Report of the discussion on world perspectives at the recent CWI Summer School
The political earthquakes of Brexit and the attempted military coup in Turkey provided a dramatic backdrop to the discussion on world relations at the recent CWI Summer School. Robert Bechert from the International Secretariat, who opened the discussion, showed how these events illustrated the splits and divisions within the ruling classes given the precarious position of world capitalism today.
Growing poverty, economic stagnation and historic inequality have undermined support for the established political order and fuelled struggles of working-class people in many countries, but they have all been hamstrung by the absence of mass workers’ organisations armed with a socialist vision for a different society. Robert stressed that economic crisis alone does not result in struggle but can assist the masses draw more political conclusions and search for an alternative to capitalism. The ongoing wars, economic crisis and climatic disaster are knocking the confidence of the capitalist class in the future of their own system. Robert noted that May 2016 marked the thirteenth consecutive month where the average global temperature rose.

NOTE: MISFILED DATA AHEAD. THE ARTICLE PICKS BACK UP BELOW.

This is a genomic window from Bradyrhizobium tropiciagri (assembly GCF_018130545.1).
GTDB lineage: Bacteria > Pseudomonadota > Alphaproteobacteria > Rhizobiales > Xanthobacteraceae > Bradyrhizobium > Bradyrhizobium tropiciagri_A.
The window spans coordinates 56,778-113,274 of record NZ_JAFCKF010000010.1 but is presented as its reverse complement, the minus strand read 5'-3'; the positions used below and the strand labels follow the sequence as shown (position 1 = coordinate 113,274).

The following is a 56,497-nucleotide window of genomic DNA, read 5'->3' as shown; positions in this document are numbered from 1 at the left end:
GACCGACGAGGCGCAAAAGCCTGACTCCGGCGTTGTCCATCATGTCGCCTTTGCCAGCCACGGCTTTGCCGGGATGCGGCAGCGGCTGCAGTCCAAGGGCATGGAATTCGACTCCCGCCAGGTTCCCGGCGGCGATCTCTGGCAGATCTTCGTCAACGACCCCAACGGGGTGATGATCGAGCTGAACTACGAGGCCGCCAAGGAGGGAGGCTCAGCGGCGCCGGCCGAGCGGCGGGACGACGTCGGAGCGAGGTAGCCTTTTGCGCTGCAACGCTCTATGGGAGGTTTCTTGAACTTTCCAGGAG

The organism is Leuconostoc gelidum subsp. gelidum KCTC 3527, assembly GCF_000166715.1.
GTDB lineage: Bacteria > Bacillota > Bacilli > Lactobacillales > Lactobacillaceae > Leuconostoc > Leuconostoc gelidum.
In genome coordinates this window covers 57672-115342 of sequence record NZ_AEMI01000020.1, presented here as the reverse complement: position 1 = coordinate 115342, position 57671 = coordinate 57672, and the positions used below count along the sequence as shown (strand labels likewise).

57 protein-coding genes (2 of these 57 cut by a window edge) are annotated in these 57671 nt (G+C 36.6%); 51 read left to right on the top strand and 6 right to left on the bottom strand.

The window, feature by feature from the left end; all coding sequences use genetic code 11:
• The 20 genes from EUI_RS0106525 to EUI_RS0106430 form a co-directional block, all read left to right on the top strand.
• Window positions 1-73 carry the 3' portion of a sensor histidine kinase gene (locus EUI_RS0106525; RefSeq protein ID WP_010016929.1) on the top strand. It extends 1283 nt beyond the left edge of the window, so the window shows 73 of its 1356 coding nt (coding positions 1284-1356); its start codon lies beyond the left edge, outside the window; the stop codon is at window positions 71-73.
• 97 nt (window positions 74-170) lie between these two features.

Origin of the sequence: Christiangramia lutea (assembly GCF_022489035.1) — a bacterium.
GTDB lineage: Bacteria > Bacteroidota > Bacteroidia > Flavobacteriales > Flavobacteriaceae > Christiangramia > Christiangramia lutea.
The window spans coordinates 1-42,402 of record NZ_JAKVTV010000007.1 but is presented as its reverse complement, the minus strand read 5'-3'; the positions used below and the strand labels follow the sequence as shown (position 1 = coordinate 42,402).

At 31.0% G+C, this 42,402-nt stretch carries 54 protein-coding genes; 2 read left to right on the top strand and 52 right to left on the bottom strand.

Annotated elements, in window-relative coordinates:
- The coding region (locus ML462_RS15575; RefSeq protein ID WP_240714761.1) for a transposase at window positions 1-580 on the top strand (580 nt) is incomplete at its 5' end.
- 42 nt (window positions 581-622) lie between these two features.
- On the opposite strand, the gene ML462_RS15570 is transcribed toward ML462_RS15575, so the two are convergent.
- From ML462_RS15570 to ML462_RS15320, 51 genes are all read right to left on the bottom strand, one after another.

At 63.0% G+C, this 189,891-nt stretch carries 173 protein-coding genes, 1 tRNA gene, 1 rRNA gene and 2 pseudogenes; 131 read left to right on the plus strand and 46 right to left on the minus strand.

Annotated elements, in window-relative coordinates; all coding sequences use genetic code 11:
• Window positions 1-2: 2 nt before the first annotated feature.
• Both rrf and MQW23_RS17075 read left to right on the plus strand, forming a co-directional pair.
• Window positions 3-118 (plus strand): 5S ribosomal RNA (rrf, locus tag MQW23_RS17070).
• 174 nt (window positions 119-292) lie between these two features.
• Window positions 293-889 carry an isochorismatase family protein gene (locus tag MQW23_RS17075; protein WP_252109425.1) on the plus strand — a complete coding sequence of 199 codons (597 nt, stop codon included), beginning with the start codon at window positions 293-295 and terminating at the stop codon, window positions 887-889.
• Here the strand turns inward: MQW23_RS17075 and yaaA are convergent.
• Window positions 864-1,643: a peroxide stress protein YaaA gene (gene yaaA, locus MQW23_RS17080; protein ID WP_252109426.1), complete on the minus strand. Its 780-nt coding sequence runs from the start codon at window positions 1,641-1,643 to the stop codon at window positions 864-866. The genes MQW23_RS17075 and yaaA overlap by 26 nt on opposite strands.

The ongoing wars in the Middle East, the developing inter-imperialist tensions in the South China Sea and also those on the borders of Europe between Ukraine and Russia are fuelling a massive increase in military spending.